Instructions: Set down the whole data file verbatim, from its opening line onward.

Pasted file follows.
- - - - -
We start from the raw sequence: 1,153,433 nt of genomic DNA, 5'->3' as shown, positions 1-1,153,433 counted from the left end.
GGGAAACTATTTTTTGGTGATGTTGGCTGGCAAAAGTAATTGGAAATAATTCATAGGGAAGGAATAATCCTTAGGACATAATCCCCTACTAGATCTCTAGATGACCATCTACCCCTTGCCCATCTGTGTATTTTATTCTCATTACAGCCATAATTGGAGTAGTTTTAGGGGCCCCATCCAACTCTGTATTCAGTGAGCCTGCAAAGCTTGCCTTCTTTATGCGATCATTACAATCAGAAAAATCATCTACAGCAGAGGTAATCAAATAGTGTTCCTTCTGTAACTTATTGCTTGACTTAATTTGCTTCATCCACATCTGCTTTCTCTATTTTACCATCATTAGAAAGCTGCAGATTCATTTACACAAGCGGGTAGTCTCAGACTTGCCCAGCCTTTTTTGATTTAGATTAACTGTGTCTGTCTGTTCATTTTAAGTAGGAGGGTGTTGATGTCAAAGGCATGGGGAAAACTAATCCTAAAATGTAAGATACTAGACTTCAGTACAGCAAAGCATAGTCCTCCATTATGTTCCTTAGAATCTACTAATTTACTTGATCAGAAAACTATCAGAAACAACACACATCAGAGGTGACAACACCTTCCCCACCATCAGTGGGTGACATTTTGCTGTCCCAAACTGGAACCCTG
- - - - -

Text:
We start from the raw sequence: 1,153,433 nt of genomic DNA, 5'->3' as shown, positions 1-1,153,433 counted from the left end.
GGGAAACTATTTTTTGGTGATGTTGGCTGGCAAAAGTAATTGGAAATAATTCATAGGGAAGGAATAATCCTTAGGACATAATCCCCTACTAGATCTCTAGATGACCATCTACCCCTTGCCCATCTGTGTATTTTATTCTCATTACAGCCATAATTGGAGTAGTTTTAGGGGCCCCATCCAACTCTGTATTCAGTGAGCCTGCAAAGCTTGCCTTCTTTATGCGATCATTACAATCAGAAAAATCATCTACAGCAGAGGTAATCAAATAGTGTTCCTTCTGTAACTTATTGCTTGACTTAATTTGCTTCATCCACATCTGCTTTCTCTATTTTACCATCATTAGAAAGCTGCAGATTCATTTACACAAGCGGGTAGTCTCAGACTTGCCCAGCCTTTTTTGATTTAGATTAACTGTGTCTGTCTGTTCATTTTAAGTAGGAGGGTGTTGATGTCAAAGGCATGGGGAAAACTAATCCTAAAATGTAAGATACTAGACTTCAGTACAGCAAAGCATAGTCCTCCATTATGTTCCTTAGAATCTACTAATTTACTTGATCAGAAAACTATCAGAAACAACACACATCAGAGGTGACAACACCTTCCCCACCATCAGTGGGTGACATTTTGCTGTCCCAAACTGGAACCCTG